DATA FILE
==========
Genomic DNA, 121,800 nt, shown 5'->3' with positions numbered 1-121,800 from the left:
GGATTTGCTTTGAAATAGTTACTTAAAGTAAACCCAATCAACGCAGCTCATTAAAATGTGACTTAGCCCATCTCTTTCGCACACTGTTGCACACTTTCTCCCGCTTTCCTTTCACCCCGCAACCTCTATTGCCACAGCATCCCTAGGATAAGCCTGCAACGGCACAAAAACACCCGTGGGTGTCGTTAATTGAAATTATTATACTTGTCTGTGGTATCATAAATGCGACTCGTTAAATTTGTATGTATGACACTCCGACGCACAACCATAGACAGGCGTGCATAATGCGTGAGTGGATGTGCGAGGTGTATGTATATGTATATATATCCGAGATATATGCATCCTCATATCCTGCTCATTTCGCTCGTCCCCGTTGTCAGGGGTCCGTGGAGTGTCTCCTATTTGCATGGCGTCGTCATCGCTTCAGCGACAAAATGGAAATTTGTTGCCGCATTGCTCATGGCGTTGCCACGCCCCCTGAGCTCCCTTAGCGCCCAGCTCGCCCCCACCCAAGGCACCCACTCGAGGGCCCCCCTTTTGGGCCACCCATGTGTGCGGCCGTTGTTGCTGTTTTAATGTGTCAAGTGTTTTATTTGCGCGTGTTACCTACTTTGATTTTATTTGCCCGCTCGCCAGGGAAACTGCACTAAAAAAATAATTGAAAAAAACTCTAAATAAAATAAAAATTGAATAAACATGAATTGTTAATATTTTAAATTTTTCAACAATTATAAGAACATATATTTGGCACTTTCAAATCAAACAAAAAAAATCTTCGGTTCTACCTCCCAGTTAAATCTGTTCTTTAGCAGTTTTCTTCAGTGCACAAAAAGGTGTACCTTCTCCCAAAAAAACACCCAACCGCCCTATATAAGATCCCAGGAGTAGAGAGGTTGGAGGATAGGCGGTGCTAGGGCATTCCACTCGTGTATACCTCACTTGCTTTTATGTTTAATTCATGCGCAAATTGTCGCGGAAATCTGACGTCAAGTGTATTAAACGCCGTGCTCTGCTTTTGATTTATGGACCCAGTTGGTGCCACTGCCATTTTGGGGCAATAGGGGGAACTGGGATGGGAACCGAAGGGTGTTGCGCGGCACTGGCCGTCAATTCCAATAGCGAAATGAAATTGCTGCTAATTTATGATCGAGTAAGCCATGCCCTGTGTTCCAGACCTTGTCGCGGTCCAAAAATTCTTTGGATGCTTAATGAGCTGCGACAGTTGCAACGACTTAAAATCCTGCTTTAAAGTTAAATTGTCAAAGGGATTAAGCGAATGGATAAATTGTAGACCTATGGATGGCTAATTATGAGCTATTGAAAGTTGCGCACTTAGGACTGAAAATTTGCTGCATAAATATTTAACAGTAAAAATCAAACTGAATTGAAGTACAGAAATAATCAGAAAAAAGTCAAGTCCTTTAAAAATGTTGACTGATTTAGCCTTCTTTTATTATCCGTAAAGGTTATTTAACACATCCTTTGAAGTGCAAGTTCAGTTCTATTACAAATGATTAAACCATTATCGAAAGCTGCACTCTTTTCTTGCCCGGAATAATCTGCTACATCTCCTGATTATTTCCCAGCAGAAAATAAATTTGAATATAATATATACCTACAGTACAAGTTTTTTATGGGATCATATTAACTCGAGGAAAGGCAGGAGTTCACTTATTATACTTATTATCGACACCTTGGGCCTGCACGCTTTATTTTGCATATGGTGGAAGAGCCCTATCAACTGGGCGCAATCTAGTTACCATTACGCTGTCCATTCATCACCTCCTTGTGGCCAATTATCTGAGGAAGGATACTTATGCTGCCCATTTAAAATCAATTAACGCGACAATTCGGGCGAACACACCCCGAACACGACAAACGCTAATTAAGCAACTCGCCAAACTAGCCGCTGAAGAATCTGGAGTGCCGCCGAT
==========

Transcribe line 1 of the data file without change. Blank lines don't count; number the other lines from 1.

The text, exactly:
Genomic DNA, 121,800 nt, shown 5'->3' with positions numbered 1-121,800 from the left: